Possibly the biggest story so far in the Brexit drama. The Sunday Times of August 18th obtains and publishes the government’s classified ‘yellowhammer’ report in full.
The headline reads ‘Operation Chaos: Whitehall’s secret no-deal plan leaked’. Across pages 2-3 is a quote from ‘a cabinet office source’: ‘This is not project fear it’s what we face after no-deal’.
The credibility of the leaked materials is reinforced by its appearance, hastily composed sheets, each page of which is replicated and emblazoned with a red OFFICIAL SENSITIVE stamp. The pages are surrounded with synoptic analyses of each of its fifteen points, by a team led by the investigative journalists Rosamund Urwin and Caroline Wheeler.
The consequences of a no-deal Brexit are chillingly outlined in a base scenario, and fifteen key planning assumptions. The journalists emphasise that the documents ‘set out the most likely aftershocks of a no-deal Brexit rather than worse-case scenarios’.
This has not prevented government spokespersons from referring it as a worse-case and highly unlikely scenario. Among them, James Cleverley has been in broken-record mode since.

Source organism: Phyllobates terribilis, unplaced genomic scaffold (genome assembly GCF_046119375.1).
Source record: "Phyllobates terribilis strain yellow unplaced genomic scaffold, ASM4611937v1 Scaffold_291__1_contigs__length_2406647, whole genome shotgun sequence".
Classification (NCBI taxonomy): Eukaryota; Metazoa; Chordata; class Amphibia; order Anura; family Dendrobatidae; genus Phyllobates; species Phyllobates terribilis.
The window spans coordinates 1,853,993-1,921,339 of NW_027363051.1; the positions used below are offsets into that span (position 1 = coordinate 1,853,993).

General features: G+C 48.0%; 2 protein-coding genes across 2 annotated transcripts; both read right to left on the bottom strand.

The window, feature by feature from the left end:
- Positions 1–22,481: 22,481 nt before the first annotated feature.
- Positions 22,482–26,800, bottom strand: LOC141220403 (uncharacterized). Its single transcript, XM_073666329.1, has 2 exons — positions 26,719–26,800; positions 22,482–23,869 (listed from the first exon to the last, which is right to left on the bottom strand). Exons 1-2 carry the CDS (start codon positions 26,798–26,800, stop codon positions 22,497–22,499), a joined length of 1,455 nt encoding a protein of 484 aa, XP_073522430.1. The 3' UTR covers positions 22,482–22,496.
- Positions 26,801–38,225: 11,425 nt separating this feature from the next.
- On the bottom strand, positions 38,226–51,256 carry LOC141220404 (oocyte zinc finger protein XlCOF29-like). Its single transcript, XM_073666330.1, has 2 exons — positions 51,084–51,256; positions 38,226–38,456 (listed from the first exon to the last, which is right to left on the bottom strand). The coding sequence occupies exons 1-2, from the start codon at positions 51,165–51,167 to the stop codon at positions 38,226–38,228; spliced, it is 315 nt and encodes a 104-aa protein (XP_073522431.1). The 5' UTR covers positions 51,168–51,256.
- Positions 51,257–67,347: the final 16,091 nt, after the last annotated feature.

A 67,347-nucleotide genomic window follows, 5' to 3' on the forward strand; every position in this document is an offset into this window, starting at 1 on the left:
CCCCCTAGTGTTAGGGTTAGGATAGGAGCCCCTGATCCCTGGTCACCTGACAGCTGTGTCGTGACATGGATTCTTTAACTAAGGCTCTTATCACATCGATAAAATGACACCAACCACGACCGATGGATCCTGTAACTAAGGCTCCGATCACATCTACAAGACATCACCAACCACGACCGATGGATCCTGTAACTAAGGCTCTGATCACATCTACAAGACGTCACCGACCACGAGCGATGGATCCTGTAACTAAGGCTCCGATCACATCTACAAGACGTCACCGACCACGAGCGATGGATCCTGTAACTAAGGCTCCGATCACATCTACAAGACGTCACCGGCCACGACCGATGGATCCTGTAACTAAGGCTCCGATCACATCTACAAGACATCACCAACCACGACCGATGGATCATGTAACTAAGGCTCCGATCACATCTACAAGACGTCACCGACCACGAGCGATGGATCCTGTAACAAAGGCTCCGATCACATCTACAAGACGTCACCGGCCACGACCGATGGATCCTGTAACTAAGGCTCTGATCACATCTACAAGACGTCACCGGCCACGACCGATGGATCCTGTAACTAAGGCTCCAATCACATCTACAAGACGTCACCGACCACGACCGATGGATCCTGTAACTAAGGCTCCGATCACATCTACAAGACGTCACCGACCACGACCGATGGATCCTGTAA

Five critical areas
In essence the report highlight five critical areas to be addressed in the event of a no-deal Brexit:
‘types of fresh food supply will decrease’
‘Traffic caused by border delays could affect fuel distribution’
‘Medical supplies will be vulnerable to severe delays’
‘Channel port disruptions worse for 3 months before improving to around 50-70 percent’
‘N Ireland disruption is likely to result in protests’.
The significance of the report
Prior to the boisterous age of Social Media, The Sunday Times was accepted as a highly distinguished investigative newspaper. Recently, the credibility of such reports are dismissed, along with those of ‘so-called experts’ . One such dismissive voice Michael Gove is now the chair of the committee with ‘full control over Operation Yellowhammer chairing the Brexit war cabinet from No 10 Downing Street.
However, the authenticity of the report has not been denied. It has added credibility as coming from a newspaper not among the flag-bearers for opposition to the Government. If The Guardian, The Mirror or The Huffington Post had obtained the scoop it could be more easily dismissed.
In one way there is some comfort in the fact that the report has become public knowledge. it is in the nature of social science that awareness permits action and change. The tireless efforts of Michael Gove and the Brexit war cabinet will no doubt be redoubled to do what remains possible in the few months available to them.
Where does Boris Johnson come into all this?
Curiously, it is hard to see what any leader can do regardless of charisma, insight, or credibility to influence the short-term consequences of a ‘no ifs no buts Brexit’ he has committed to.
To be continued …